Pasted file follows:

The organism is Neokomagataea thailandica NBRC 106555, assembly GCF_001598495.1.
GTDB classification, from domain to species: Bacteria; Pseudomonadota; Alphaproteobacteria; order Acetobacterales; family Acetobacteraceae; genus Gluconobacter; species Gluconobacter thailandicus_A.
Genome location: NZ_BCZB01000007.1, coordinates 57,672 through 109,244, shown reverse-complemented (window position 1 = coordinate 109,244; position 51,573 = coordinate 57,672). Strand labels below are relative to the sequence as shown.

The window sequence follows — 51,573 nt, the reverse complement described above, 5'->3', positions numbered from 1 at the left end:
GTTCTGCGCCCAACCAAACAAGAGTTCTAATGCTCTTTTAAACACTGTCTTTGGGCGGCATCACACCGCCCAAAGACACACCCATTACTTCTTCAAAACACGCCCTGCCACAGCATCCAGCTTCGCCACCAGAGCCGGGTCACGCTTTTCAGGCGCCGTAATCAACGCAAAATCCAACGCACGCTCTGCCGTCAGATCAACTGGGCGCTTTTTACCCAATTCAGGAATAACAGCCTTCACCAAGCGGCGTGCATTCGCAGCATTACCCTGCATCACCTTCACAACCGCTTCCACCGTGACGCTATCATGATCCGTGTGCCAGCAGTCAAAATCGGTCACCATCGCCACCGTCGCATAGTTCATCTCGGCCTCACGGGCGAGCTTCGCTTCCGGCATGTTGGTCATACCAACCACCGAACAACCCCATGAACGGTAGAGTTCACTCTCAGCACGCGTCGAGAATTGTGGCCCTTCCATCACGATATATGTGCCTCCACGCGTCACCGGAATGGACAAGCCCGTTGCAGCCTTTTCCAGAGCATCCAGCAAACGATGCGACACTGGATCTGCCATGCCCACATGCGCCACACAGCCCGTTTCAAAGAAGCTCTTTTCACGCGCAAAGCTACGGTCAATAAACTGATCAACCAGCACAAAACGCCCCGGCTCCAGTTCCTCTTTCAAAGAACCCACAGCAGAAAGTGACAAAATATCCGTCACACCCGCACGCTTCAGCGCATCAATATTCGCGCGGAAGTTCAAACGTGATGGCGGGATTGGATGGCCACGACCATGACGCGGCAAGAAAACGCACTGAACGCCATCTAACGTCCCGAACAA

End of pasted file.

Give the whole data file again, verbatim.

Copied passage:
The organism is Neokomagataea thailandica NBRC 106555, assembly GCF_001598495.1.
GTDB classification, from domain to species: Bacteria; Pseudomonadota; Alphaproteobacteria; order Acetobacterales; family Acetobacteraceae; genus Gluconobacter; species Gluconobacter thailandicus_A.
Genome location: NZ_BCZB01000007.1, coordinates 57,672 through 109,244, shown reverse-complemented (window position 1 = coordinate 109,244; position 51,573 = coordinate 57,672). Strand labels below are relative to the sequence as shown.

The window sequence follows — 51,573 nt, the reverse complement described above, 5'->3', positions numbered from 1 at the left end:
GTTCTGCGCCCAACCAAACAAGAGTTCTAATGCTCTTTTAAACACTGTCTTTGGGCGGCATCACACCGCCCAAAGACACACCCATTACTTCTTCAAAACACGCCCTGCCACAGCATCCAGCTTCGCCACCAGAGCCGGGTCACGCTTTTCAGGCGCCGTAATCAACGCAAAATCCAACGCACGCTCTGCCGTCAGATCAACTGGGCGCTTTTTACCCAATTCAGGAATAACAGCCTTCACCAAGCGGCGTGCATTCGCAGCATTACCCTGCATCACCTTCACAACCGCTTCCACCGTGACGCTATCATGATCCGTGTGCCAGCAGTCAAAATCGGTCACCATCGCCACCGTCGCATAGTTCATCTCGGCCTCACGGGCGAGCTTCGCTTCCGGCATGTTGGTCATACCAACCACCGAACAACCCCATGAACGGTAGAGTTCACTCTCAGCACGCGTCGAGAATTGTGGCCCTTCCATCACGATATATGTGCCTCCACGCGTCACCGGAATGGACAAGCCCGTTGCAGCCTTTTCCAGAGCATCCAGCAAACGATGCGACACTGGATCTGCCATGCCCACATGCGCCACACAGCCCGTTTCAAAGAAGCTCTTTTCACGCGCAAAGCTACGGTCAATAAACTGATCAACCAGCACAAAACGCCCCGGCTCCAGTTCCTCTTTCAAAGAACCCACAGCAGAAAGTGACAAAATATCCGTCACACCCGCACGCTTCAGCGCATCAATATTCGCGCGGAAGTTCAAACGTGATGGCGGGATTGGATGGCCACGACCATGACGCGGCAAGAAAACGCACTGAACGCCATCTAACGTCCCGAACAA